You know what the teacher says about this?  God is the one that made it crooked.  If we glance ahead 6 chapters, we see that he says in Ecc 7:13 Consider what God has done:

Who can straighten what he has made crooked?

 

This is God’s doing!!!  And God made it that way so that you and I couldn’t straighten it out.  I wonder if that has to do with a tower of babel type lesson.  He is God and we are not.  This is proof.  If he bends it, it’s bent.  You will never straighten it.  If there are pieces missing in your puzzle it will never be complete.  God’s ways are beyond finding out and He puts limits on man.  But I believe that from the beginning, mankind has always been trying to overstep his bounds.  The pride and arrogance of mankind, the lack of the fear of the LORD and the desire to BE god has led to frustration and pain.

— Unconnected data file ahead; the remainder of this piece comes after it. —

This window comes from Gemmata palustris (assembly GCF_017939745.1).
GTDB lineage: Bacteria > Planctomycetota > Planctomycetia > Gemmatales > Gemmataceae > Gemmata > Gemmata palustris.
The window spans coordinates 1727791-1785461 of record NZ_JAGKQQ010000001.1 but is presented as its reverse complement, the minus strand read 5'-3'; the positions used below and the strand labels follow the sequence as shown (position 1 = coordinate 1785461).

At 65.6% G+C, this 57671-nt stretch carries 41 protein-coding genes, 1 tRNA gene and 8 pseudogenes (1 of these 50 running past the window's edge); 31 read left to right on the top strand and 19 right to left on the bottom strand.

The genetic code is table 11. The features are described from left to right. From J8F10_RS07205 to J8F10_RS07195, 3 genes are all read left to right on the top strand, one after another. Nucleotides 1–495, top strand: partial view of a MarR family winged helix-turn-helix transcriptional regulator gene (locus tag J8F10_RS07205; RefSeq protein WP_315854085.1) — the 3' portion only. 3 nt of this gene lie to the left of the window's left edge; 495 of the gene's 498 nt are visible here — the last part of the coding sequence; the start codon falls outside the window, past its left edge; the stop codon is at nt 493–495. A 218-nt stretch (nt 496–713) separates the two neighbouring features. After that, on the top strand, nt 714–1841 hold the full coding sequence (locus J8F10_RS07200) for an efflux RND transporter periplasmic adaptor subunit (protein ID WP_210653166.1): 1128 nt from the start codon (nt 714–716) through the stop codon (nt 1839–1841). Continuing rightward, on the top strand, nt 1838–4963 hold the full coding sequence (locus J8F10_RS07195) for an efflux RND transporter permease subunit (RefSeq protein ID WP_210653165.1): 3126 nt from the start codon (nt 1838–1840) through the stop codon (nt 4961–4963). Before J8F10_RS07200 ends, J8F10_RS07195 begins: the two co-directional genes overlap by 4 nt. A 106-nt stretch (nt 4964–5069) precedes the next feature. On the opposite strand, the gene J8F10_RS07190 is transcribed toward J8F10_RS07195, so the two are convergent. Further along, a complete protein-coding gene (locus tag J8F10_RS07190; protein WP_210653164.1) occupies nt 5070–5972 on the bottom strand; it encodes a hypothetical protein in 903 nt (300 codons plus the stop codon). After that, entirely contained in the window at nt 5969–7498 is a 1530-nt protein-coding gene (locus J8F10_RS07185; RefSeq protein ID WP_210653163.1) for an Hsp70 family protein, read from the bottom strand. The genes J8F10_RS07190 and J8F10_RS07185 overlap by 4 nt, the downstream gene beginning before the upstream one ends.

16 I said to myself, “Look, I have increased in wisdom more than anyone who has ruled over Jerusalem before me; I have experienced much of wisdom and knowledge.”

Perhaps here another layer of introduction. Also, perhaps to show that even Solomon in all of his wisdom cannot fully grasp the depth of life under the sun and he is not God.  The wisest man of all cannot straighten it all out; how much less can we?

The teacher says I am wiser than all who came before me and I still conclude that it is vanity.  It is meaningless. Hebel.  Even after I have experienced much of wisdom and knowledge.

17 Then I applied myself to the understanding of wisdom, and also of madness and folly, but I learned that this, too, is a chasing after the wind.

John Gill’s commentary: “that he might the better know wisdom, and learn the difference between the one and the other, since opposites illustrate each other; and that he might shun madness and folly, and the ways thereof, and expose the actions of mad and foolish men: so Plato says, ignorance is a disease, of which there are two kinds, madness and folly.”